The C.A.M. Report
Complementary and Alternative Medicine: Fair, Balanced, and to the Point
  • About this web log

    This blog ran from 2006 to 2016 and was intended as an objective and dispassionate source of information on the latest CAM research. Since my background is in pharmacy and allopathic medicine, I view all CAM as advancing through the development pipeline to eventually become integrated into mainstream medical practice. Some will succeed while others fail. But all are treated fairly here.

  • About the author

    John Russo, Jr., PharmD, is president of The MedCom Resource, Inc. Previously, he was senior vice president of medical communications at, a complementary and alternative medicine website.

  • Common sense considerations

    The material on this weblog is for informational purposes. It is not medical advice or counsel. Be smart, consult your health professional before using CAM.

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  • Recent Comments

    Cost-effectiveness of music therapy in palliative care

    Reminiscence music reportedly reduces the symptoms of depression in patients with dementia. It’s also effective for agitation and disruptive behavior in patients with dementia, and makes it easier to provide care.

    Now, researchers from the Kaiser Foundation Hospital in Santa Clara, California report that music therapy makes fiscal sense as well.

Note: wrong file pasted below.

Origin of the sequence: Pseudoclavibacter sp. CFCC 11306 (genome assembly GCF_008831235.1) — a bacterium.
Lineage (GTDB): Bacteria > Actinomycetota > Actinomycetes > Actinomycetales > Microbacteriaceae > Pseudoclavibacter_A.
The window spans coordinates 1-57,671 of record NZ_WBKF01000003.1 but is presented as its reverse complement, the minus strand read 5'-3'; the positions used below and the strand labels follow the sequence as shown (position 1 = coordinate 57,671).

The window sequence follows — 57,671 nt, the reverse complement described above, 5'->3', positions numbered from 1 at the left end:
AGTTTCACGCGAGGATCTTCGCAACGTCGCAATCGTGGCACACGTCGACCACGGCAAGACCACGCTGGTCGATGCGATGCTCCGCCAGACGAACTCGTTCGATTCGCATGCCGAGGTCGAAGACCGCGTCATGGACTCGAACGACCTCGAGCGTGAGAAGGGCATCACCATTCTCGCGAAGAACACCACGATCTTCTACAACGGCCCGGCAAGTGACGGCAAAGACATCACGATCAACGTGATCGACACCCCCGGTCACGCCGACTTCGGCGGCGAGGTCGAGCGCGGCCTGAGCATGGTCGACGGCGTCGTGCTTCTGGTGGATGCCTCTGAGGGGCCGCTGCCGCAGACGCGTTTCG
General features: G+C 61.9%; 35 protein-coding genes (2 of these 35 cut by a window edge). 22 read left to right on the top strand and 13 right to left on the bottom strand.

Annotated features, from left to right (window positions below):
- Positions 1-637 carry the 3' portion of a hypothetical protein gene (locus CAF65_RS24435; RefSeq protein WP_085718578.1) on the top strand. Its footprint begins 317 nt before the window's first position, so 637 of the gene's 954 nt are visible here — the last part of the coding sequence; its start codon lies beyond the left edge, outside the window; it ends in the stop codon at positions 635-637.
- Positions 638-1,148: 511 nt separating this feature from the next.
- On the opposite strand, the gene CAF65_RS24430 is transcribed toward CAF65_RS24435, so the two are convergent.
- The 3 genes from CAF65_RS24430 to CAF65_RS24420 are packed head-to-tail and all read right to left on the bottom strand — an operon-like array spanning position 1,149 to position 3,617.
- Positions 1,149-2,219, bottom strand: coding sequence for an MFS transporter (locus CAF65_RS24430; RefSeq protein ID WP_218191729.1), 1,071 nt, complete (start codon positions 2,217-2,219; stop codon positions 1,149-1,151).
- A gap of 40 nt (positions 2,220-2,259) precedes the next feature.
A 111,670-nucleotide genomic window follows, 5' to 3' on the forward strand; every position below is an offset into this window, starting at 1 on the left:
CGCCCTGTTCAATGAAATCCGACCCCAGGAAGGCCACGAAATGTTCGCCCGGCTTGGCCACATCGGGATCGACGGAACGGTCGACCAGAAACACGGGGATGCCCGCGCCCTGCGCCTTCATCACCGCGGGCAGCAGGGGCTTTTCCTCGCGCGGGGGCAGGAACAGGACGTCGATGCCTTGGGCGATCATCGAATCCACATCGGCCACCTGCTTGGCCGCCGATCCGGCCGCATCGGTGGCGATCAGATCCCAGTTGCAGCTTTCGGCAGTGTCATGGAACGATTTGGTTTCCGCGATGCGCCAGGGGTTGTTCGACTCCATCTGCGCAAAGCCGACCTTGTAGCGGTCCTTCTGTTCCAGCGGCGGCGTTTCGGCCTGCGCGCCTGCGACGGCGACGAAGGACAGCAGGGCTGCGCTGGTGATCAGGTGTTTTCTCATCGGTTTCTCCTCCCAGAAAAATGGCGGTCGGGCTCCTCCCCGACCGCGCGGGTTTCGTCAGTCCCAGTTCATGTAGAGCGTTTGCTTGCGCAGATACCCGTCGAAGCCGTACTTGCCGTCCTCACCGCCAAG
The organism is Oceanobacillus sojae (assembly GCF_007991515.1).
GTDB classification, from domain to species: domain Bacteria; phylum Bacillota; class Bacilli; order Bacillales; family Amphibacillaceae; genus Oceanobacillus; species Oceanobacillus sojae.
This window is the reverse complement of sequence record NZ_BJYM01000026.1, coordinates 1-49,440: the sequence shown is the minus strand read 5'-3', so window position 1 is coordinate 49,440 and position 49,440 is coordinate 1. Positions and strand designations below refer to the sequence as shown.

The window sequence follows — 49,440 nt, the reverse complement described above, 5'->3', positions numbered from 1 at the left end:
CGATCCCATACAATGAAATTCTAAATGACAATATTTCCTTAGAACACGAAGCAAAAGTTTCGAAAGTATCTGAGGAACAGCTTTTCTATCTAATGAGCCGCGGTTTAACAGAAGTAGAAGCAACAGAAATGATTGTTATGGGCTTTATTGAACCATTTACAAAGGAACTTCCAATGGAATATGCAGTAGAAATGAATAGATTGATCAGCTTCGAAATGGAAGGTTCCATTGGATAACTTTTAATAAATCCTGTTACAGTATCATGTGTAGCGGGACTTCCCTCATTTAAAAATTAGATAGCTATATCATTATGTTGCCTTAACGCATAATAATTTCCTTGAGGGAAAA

First, the details.

    • Researchers reviewed the records of 129 patients, including 23 receiving music therapy.
    • Any staff member involved in patient care could recommend music therapy for a patient.
    • A board-certified music therapist confirmed that the patient was a candidate and guided music treatment decisions.
    • The cost per patient day was calculated by dividing the total costs by the total number of patient days for each study group.

    And, the results.

    • Based on differences in cost for nursing care, home health aids care, and medication costs, the application of standard care that included music therapy cost $10,659 in this study.
    • By comparison, standard care in the absence of music therapy cost $13,643 — a cost savings of $2,984.

    The bottom line?
    In the article, the researchers’ reviewed the medical literature on music therapy and concluded, “Improved quality indicators, improved patient outcomes, and improved working conditions are all suggested [with music therapy].”

    In a scenario where the professional staff of a hospice predetermines who will benefit from music therapy, implementation of that therapy by a qualified music therapist can result in cost savings.

    One small point. It doesn’t appear that the salary of the music therapist was included in the calculations.

    3/6/08 20:36 JR

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